Wednesday, October 26, 2016

The last and final ‘Trump Plaza’ sign will be removed, and other Chicago news

Posted By today at 06.00 AM

Activists gathered near the Trump Tower in July to protest GOP presidential nominee Donald Trump. - ASHLEE REZIN, SUN-TIMES
  • Activists gathered near the Trump Tower in July to protest GOP presidential nominee Donald Trump.

Welcome to the Reader's morning briefing for Wednesday, October 26, 2016.

  • Weather: Rainy and dreary

It will rain off and on throughout the day and evening. It will also be cool, with a high 53 and a low of 48, but it might feel like the temperature is in the 40s all day. [AccuWeather]

  • City Council officially strips Trump of his honorary street designation

The City Council Transportation Committee unanimously voted to remove GOP presidential nominee Donald Trump's honorary street designation near his Chicago tower. "We can actually use his own words against him: 'When you hit us, we hit back,'" Alderman Anthony Beale said. One of the honorary "Trump Plaza" signs was already stolen, so the city only has one sign to officially remove. The city can't legally do anything to remove the massive "TRUMP" sign off of the tower's south end, but that hasn't stopped Alderman Brendan Reilly from asking Trump Tower residents to ask Trump to remove the sign. [Sun-Times]

  • Clinton's campaign team considered attacking Rahm Emanuel

The campaign team for Democratic presidential nominee Hillary Clinton considered attacking Clinton supporter Mayor Rahm Emanuel after her opponent, Senator Bernie Sanders, slammed the mayor in a tweet, according to campaign chair John Podesta's hacked e-mails. "Bernie is beating us up over Rahm's record on schools in Chicago," senior policy adviser Ann O'Leary wrote in an e-mail before weighing options for a response. [Politico] [h/t Politico Illinois Playbook]

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Tuesday, October 25, 2016

Can Cubs fans bleed blue while seeing red over the Ricketts family’s support of Trump?

Posted By on 10.25.16 at 03:50 PM

Cubs chairman Tom Ricketts has said his family's financial support of pro-Trump super PACs is "no big deal." - EVAN VUCCI; MATT YORK
  • Evan Vucci; Matt York
  • Cubs chairman Tom Ricketts has said his family's financial support of pro-Trump super PACs is "no big deal."

During game six of the National League Championship Series, the Ricketts family counted two big wins. The Cubs, the team they've owned since 2009, advanced to the World Series for the first time since 1945. The wealthy clan also capitalized on a sizable national TV audience to advance the political fortunes of Donald Trump, whom they've supported since he became the Republican nominee in July.

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Former Swans drummer Thor Harris trades aggression for hypnosis

Posted By on 10.25.16 at 12:00 PM

Thor & Friends - CONOR Q WALKER
  • Conor Q Walker
  • Thor & Friends

Until Swans embarked on their current tour—promised to be their last, at least for this iteration of the band—they'd gotten some of their crushing power from drummer Thor Harris, a rhythm machine of awesome magnitude. Last year he stepped away from the group after five grueling years of touring, and he's now focusing on his own music, which delivers a much different sound. Last month he dropped the debut full-length from his new project Thor & Friends on LM Dupli-cation, the label run by A Hawk and a Hacksaw's Jeremy Barnes and Heather Trost, both of whom appear on the record. Deerhoof guitarist John Dieterich also contributed to the album, which was recorded earlier this year in Albuquerque, New Mexico.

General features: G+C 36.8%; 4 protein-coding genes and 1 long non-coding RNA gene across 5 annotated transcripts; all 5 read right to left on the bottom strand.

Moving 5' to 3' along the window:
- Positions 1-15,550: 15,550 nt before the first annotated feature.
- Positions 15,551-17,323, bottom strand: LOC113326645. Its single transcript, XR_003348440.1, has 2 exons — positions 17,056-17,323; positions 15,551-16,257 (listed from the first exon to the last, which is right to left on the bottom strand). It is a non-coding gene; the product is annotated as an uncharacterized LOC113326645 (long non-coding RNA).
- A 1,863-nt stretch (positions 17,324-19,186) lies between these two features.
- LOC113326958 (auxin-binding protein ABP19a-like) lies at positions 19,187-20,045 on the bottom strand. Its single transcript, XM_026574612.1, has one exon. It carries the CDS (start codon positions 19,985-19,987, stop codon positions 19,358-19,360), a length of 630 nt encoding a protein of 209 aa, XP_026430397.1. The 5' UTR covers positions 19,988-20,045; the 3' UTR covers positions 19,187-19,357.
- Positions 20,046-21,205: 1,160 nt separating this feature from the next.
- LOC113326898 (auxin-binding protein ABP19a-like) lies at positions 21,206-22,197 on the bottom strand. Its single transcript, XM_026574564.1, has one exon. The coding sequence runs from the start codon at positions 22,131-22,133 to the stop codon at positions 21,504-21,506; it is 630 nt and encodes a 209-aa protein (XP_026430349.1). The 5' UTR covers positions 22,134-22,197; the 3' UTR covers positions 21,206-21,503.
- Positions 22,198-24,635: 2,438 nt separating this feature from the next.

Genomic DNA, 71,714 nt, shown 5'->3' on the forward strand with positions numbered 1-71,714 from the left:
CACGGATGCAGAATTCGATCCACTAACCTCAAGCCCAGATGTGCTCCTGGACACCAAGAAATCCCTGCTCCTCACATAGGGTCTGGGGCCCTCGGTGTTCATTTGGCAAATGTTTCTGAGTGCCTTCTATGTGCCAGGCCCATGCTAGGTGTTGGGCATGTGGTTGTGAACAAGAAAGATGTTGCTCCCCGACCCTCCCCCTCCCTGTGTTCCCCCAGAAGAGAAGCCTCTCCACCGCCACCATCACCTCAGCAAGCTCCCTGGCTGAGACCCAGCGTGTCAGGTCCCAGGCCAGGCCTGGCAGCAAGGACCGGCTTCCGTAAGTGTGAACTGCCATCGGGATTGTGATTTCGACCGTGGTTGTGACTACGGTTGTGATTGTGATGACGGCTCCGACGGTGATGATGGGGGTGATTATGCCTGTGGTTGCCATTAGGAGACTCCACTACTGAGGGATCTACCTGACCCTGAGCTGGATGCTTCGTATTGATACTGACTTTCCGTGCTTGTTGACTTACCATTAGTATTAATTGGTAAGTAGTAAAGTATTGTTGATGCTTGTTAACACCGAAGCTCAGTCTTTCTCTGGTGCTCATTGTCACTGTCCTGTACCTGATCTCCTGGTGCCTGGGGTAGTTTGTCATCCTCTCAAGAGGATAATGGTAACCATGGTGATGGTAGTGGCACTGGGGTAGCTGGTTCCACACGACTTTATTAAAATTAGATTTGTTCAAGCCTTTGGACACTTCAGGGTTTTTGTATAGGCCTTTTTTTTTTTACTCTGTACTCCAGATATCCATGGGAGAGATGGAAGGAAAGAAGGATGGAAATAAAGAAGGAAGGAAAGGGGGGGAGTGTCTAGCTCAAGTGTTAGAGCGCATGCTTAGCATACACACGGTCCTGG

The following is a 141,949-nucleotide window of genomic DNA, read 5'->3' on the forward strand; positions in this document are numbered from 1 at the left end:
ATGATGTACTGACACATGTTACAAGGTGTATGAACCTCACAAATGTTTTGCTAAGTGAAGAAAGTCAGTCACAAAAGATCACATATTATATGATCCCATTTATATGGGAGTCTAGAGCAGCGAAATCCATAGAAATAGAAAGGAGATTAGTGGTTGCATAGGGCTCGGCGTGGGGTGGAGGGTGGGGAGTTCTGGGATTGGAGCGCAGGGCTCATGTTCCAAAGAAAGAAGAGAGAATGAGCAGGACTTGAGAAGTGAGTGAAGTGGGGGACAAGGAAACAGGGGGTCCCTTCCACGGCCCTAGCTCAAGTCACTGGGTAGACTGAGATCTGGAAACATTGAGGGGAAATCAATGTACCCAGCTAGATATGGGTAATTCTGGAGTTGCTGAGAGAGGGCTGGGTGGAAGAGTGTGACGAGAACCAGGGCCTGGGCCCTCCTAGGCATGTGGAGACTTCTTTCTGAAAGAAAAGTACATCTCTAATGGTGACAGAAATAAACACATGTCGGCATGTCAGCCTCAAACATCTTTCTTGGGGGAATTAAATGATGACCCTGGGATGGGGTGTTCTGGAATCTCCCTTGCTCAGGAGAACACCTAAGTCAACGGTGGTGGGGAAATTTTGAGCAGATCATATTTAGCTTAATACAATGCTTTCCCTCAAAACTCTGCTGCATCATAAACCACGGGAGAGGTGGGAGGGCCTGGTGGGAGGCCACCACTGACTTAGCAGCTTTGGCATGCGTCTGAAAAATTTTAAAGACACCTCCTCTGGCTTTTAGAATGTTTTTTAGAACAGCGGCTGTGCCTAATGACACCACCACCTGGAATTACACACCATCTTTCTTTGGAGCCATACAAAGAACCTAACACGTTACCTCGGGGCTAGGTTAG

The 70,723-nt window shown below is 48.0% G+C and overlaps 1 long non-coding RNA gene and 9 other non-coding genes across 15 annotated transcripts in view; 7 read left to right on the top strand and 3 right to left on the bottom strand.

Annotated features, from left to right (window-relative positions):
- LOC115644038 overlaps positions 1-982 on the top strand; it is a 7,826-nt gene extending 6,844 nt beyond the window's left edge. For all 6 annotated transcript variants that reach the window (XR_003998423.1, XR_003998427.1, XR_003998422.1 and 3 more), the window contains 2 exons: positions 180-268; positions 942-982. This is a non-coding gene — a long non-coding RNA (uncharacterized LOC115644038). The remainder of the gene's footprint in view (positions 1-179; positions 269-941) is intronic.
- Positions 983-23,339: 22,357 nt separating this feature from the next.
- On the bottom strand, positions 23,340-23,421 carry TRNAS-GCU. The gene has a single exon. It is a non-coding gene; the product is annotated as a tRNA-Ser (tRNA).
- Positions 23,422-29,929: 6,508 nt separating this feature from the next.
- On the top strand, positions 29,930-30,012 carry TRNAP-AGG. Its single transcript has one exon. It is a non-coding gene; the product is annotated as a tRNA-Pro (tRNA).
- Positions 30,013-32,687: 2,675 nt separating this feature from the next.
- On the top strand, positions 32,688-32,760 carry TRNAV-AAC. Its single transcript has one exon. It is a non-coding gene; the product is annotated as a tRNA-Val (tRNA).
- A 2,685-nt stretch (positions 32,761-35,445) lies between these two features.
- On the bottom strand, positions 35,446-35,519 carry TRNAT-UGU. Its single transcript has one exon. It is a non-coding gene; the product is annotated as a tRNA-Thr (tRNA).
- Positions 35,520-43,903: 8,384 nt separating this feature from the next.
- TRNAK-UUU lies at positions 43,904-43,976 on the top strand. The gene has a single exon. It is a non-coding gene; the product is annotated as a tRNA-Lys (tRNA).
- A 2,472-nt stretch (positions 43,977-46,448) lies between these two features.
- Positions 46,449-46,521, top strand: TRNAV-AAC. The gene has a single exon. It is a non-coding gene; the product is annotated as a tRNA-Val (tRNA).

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Tomorrow Never Knows announces its 2017 lineup

Posted By on 10.25.16 at 10:00 AM

  • Courtesy the Artist
  • Title Fight

Summer is gone, but it hasn't quite taken music festivals with it. This weekend, hip-hop and EDM stars descend on Toyota Park for the three-day Freaky Deaky—a production of React Presents, who've also booked the two-day Reaction New Year's Eve at the Donald E. Stephens Convention Center. And early next year, the folks at Lincoln Hall and Schubas bring back Tomorrow Never Knows for its 13th iteration. The festival kicks off Wednesday, January 11, and takes over Schubas, Lincoln Hall, Metro, and the Hideout for five days. (The Reader is a media sponsor.) Highlights on the bill, announced this morning, include postrock heroes Tortoise, emo heartthrobs Title Fight, and acerbic rapper Open Mike Eagle.

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Much Ado dissects Shakespeare line by line

Posted By on 10.25.16 at 09:00 AM

APT's 2014 production of Much Ado About Nothing - AMERICAN PLAYERS THEATRE
  • American Players Theatre
  • APT's 2014 production of Much Ado About Nothing
Schoolchildren are introduced to Shakespeare as literature, which might not be the best idea. I slogged through King Lear in college, and then again this summer on behalf of my book group. In the interim, I was riveted by Robert Falls's 2006 production at the Goodman. Lines I don't follow on the page I reread until I parsed them; onstage they tumbled by, revealed in the acting. As theater, King Lear surrendered its secrets.

One way to approach written Shakespeare is to see the words for what they really are: a portal to the drama. In 2014 Michael Lenehan spent a season standing at that door. He watched the American Players Theatre in Spring Green, Wisconsin, prepare and then perform one of Shakespeare's favorite comedies, Much Ado About Nothing. The book he's just published about that experience, Much Ado, is full of lines and scenes from the play. But he approaches them less as texts to be interpreted than as problems—artistic but also practical—faced by the director and cast.